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> 1901b

The Psychopathology of Everyday Life

Freud, Sigmund 1901b, The Psychopathology of Everyday Life, SE 6, 1-279, trs. from Zur Psychopathologie des Alltagslebens, Berlin 1904, GW 4.
[I assume my Ernest Benn edition, 1966, has exactly the same pagination as SE, as the text is also 1-279.]

In German, 'Fehlleistung', 'faulty function.' It is a curious fact that before Freud wrote this book the general concept seems not to have existed in psychology, and in English a new word had to be invented to cover it. Editor's introduction: viii, n.

[GG:] That the classical example of a parapraxis is the forgetting of people's names is shown by the fact that Freud launches straight into this topic at the beginning of this book on this subject, The Psychopathology of Everyday Life. This is, however, not in in any trivial a locus classicus of 'mischievements', as the name of the cultural object is the critical marker of the entry into culture. It follows that when culture is being resisted, a probable first sign may be the incipient loss of linguistic ability: most fundamentally perhaps the knowledge of the names of things. And the first objects of which we become aware are people: they are the first objects with which we develop relationships. The forgetting of proper names is therefore the sign of a rejection of relationships in general, a small rebellion against the demands of culture, and the return of the repressed 'experience prohibited by the rules of language': a return to the preverbal.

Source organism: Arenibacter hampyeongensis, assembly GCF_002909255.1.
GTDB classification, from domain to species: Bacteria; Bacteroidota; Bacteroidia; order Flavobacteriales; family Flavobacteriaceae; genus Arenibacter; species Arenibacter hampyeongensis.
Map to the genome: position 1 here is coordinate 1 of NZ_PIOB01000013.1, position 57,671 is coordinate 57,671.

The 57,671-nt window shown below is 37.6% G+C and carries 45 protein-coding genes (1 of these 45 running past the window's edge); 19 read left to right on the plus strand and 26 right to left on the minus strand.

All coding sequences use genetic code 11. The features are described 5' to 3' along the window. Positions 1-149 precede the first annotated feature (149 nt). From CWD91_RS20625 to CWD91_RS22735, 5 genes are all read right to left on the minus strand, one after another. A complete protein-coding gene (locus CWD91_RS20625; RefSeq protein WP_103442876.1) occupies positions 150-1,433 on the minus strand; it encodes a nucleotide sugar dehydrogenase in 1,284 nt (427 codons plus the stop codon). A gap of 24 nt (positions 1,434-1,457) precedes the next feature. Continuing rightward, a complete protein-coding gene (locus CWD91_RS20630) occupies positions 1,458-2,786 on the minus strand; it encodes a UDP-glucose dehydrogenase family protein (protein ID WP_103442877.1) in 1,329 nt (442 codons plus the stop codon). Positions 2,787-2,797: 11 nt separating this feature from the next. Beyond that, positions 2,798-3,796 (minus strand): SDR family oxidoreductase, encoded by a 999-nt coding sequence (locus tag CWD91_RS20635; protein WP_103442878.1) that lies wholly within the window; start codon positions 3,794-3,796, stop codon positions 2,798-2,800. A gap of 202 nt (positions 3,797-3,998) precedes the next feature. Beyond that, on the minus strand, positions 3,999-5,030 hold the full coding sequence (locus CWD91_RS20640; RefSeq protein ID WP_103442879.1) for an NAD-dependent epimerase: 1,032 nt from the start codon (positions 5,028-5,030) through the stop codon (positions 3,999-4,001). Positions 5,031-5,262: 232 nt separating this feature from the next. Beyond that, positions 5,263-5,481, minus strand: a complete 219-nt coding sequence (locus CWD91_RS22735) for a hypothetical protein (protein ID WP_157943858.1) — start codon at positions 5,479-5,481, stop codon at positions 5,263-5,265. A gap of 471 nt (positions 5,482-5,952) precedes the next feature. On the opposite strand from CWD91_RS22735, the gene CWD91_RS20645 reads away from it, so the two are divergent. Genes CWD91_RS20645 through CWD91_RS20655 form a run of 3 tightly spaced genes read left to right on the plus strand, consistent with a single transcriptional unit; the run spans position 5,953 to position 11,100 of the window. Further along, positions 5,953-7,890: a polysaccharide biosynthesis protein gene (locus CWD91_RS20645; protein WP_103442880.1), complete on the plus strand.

[GG:] The examples that Freud deals with in the opening chapters of The Psychopathology of Everyday Life are all concerned with screen associations and paramnesia. What I have suggested above takes the analysis one step further, and discusses the idea of forgetting without association or replacement: going below, as it were, the repressed thoughts of 'death and sexuality', to the final return to quiescence, to Thanatos, the return to the mother, to the womb/tomb. Freud could not have made these associations in 1901, as he had not yet conceived Beyond the Pleasure Principle and Civilization and its Discontents.

[GG:] My suggestion is lent support by an alleged actual parapraxis at the end of the second chapter of the book on parapraxes. James Strachey, Freud's editor, points out that where he should at that point have written the more general 'forgetting of words', which the editor puts into the printed text, Freud wrote 'Namenvergessen'—'the forgetting of names', suggesting, as I do, that names are originary, in the sense of being psychologically prior to words.

Types of parapraxes: bungled actions, errors, forgetting impressions and intentions, forgetting names and words, lost and mislaid objects, misreadings, slips of the pen and misprints, slips of the tongue, and symptomatic and chance actions.

Chapter 1: The forgetting of proper names: SE 6, 1-7

We shall, I think, have stated the facts of the case with sufficient caution if we affirm: By the side of simple cases where proper names are forgotten there is a type of forgetting which is motivated by repression. 7

Chapter 2: The forgetting of foreign words: SE 6, 8-14.